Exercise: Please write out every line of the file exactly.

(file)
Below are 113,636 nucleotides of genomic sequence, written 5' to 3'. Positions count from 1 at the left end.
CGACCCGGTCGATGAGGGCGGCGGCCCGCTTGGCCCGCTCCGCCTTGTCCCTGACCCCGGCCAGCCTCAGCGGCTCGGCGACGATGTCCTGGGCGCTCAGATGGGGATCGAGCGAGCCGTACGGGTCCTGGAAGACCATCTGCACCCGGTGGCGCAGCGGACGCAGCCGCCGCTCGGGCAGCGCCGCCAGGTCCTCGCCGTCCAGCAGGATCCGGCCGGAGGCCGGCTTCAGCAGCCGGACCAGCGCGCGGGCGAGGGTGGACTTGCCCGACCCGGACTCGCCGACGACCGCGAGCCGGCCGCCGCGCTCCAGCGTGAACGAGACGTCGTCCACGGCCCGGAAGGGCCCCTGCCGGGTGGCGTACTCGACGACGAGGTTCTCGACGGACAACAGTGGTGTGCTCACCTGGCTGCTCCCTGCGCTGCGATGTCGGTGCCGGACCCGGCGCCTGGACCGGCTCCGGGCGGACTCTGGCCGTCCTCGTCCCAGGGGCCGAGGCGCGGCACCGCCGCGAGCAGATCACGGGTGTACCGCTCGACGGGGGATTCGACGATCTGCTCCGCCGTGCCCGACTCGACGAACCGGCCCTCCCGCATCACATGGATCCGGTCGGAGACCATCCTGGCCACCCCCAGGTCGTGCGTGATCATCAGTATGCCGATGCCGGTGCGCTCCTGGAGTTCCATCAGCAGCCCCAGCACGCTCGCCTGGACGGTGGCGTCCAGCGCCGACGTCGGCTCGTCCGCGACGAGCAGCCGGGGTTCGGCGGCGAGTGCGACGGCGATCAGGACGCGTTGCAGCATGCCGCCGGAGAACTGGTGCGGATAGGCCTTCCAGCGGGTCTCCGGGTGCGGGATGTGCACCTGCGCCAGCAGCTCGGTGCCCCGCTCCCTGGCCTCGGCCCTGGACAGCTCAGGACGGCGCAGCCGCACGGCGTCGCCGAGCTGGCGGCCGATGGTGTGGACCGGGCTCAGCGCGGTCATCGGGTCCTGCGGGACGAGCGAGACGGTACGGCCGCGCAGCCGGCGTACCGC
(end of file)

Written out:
Below are 113,636 nucleotides of genomic sequence, written 5' to 3'. Positions count from 1 at the left end.
CGACCCGGTCGATGAGGGCGGCGGCCCGCTTGGCCCGCTCCGCCTTGTCCCTGACCCCGGCCAGCCTCAGCGGCTCGGCGACGATGTCCTGGGCGCTCAGATGGGGATCGAGCGAGCCGTACGGGTCCTGGAAGACCATCTGCACCCGGTGGCGCAGCGGACGCAGCCGCCGCTCGGGCAGCGCCGCCAGGTCCTCGCCGTCCAGCAGGATCCGGCCGGAGGCCGGCTTCAGCAGCCGGACCAGCGCGCGGGCGAGGGTGGACTTGCCCGACCCGGACTCGCCGACGACCGCGAGCCGGCCGCCGCGCTCCAGCGTGAACGAGACGTCGTCCACGGCCCGGAAGGGCCCCTGCCGGGTGGCGTACTCGACGACGAGGTTCTCGACGGACAACAGTGGTGTGCTCACCTGGCTGCTCCCTGCGCTGCGATGTCGGTGCCGGACCCGGCGCCTGGACCGGCTCCGGGCGGACTCTGGCCGTCCTCGTCCCAGGGGCCGAGGCGCGGCACCGCCGCGAGCAGATCACGGGTGTACCGCTCGACGGGGGATTCGACGATCTGCTCCGCCGTGCCCGACTCGACGAACCGGCCCTCCCGCATCACATGGATCCGGTCGGAGACCATCCTGGCCACCCCCAGGTCGTGCGTGATCATCAGTATGCCGATGCCGGTGCGCTCCTGGAGTTCCATCAGCAGCCCCAGCACGCTCGCCTGGACGGTGGCGTCCAGCGCCGACGTCGGCTCGTCCGCGACGAGCAGCCGGGGTTCGGCGGCGAGTGCGACGGCGATCAGGACGCGTTGCAGCATGCCGCCGGAGAACTGGTGCGGATAGGCCTTCCAGCGGGTCTCCGGGTGCGGGATGTGCACCTGCGCCAGCAGCTCGGTGCCCCGCTCCCTGGCCTCGGCCCTGGACAGCTCAGGACGGCGCAGCCGCACGGCGTCGCCGAGCTGGCGGCCGATGGTGTGGACCGGGCTCAGCGCGGTCATCGGGTCCTGCGGGACGAGCGAGACGGTACGGCCGCGCAGCCGGCGTACCGC